Lately I have been reading about comparative politics in order to better organize my thoughts about the politics of development. That is how I came across this gem of advice, which many development studies scholars should probably heed:
Mark I. Lichbach in Comparative Politics: Rationality, Culture, and Structure (Cambridge 2009) .
I am off to New Orleans in a few days for the International Studies Association, armed with a fun little paper which – as usual – I uploaded past the official deadline (it would not be a proper conference experience otherwise): “The influence and responsibility of aid in transnational political settlements”, part of a panel on “Fostering inclusive political settlements” which will convene at the ungodly hour of 8:15am on Saturday (expected N: audience < panelists). Forget the cumbersome title: the paper could easily be titled “What works ain’t necesarily what’s right”, or “Why donors should not settle for Mr Right-Now”. Here’s the gist of it. Continue reading Maybe donors should not settle for Mr Right-Now
I have been thinking about games a lot recently. Games as in game-theoretical models and generally any sort of spelled-out analytical model; but also games as in real-world, fun-not-work games, whether tabletop or digital. And I am particularly intrigued by the potential of mixing the two together and seeing what comes up; asking if there is anything that we analysts can derive from games (other than fun!). Continue reading Can games teach us about development theory?
Last week I had a chance to cath up with some friends from gradschool in the US, all of them trained as political scientists. And as I expected, none of them had ever heard the term “political settlement”, which features so prominently in development debates this side of the Atlantic (to be honest, I myself first heard the term when applying for my current position in ESID). Why is the central concept in British development politics absent from American academia? And, is there a way to bridge the gap so that we stop talking past each other?
Continue reading You say potato, I say political settlement
It’s been over 5 years since I started working on issues of development assistance, and yet I still get incensed when I see the polemics that periodically surface in public debate: “aid is dead!”, “no, we need more aid!”, “but aid experts are deluded planners!”, “even so, you should give at least 0.7%!”, and so on. It has taken me a while to come to the realization that this kind of crossfire annoys me because I tend to work on much more specific issues: what kind of aid can promote institutional reform? Or, what kind of donor can exact reform from a patrimonial government? This has led me to realize that aid debates take place on at least three different levels of analysis, each of them based on a different conception of what aid is: a macro resource, a meso strategy, or a micro tactic. And the peculiarities of each level have implications both for research and advocacy. Continue reading Levels of analysis in foreign aid advocacy and research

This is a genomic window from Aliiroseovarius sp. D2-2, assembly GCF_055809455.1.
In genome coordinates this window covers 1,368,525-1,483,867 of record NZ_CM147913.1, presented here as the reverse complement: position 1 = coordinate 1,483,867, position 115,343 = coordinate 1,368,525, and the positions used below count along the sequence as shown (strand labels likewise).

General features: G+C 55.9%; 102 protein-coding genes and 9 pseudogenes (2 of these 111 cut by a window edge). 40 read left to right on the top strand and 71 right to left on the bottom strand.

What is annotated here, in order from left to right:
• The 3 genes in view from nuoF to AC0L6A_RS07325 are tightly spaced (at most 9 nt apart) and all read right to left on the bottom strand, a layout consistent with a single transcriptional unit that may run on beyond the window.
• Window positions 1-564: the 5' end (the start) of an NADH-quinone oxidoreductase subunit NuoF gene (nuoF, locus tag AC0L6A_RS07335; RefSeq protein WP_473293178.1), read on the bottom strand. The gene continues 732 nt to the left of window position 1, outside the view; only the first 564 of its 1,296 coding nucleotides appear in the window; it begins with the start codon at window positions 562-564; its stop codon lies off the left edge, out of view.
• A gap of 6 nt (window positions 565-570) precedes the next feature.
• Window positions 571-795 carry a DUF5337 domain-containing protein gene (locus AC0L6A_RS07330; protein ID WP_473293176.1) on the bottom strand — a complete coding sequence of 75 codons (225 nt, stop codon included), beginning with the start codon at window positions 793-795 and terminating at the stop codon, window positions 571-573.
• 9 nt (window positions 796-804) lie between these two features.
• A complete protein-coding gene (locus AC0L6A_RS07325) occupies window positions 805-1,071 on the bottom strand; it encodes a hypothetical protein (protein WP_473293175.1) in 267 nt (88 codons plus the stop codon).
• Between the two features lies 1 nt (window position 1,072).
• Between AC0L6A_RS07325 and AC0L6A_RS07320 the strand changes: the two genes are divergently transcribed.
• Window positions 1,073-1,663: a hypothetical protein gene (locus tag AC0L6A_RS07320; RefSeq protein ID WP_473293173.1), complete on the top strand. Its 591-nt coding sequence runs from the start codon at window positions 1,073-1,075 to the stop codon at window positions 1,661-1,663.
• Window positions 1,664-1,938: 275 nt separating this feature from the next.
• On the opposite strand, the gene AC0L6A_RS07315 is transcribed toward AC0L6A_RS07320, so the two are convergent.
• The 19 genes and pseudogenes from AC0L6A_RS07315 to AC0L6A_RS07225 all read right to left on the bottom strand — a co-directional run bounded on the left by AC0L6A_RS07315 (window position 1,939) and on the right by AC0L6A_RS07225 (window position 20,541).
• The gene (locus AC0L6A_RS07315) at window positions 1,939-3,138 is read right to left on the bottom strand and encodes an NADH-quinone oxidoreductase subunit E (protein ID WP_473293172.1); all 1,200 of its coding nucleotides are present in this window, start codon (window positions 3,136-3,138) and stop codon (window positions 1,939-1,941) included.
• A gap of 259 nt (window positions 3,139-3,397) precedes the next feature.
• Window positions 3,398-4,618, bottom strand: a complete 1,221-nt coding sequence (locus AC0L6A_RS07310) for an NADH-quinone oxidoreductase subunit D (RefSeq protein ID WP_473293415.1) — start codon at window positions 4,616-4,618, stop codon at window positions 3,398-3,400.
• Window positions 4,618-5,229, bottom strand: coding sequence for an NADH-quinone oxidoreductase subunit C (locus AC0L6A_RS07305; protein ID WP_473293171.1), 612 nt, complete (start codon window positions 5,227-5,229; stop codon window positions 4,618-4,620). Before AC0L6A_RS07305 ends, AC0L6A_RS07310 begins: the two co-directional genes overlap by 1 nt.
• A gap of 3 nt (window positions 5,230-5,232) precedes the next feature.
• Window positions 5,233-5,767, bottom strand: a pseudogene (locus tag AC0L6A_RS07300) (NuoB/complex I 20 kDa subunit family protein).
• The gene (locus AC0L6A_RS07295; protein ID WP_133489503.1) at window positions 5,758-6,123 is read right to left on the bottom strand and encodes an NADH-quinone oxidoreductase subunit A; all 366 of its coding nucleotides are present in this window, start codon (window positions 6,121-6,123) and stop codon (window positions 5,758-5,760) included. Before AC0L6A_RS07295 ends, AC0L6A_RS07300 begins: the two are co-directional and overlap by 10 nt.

Now that Disney is turning Star Wars into a Marvel-like cottage industry and Harrison Ford has broken a leg while playing an older Han Solo, the time is ripe for asking the real question about what happened a long time ago, in a galaxy far, far away: Was the Galactic Empire such a bad thing after all? And what would Max Weber think about Jedis?
Continue reading Weber on Star Wars: Or Why the Empire Should Win in the End
Or: Why development researchers cannot tell policy-makers what to do, only how to think about what they do
The promise of policy-relevant research is the ability to influence policy-making through the supply of evidence for or against specific interventions. Development studies as an academic community is a perfect illustration of this aspiration: a significant part of its research is directly or indirectly funded by government, many of its researchers have also worked in policy as consultants or civil servants, and the field itself is organized around policy issues and not intellectual boundaries, attracting scholars from economics, political science, or sociology who are more interested in practical problems that disciplinary agendas.
But there is a fundamental conceptual obstacle between what policy researchers can offer and what policy-makers often demand: agency, understood as the ability of purposeful actors to change the world that they live in. Social science research –of the kind that development studies pursue- does not deal very well with purpose. For the most part it does not know what to do with change, either. No matter what the ontological, epistemological or methodological school a researcher may adhere to, the vagaries of social research are likely to push her towards trend, not exception, and towards stasis, not change. Continue reading The agency paradox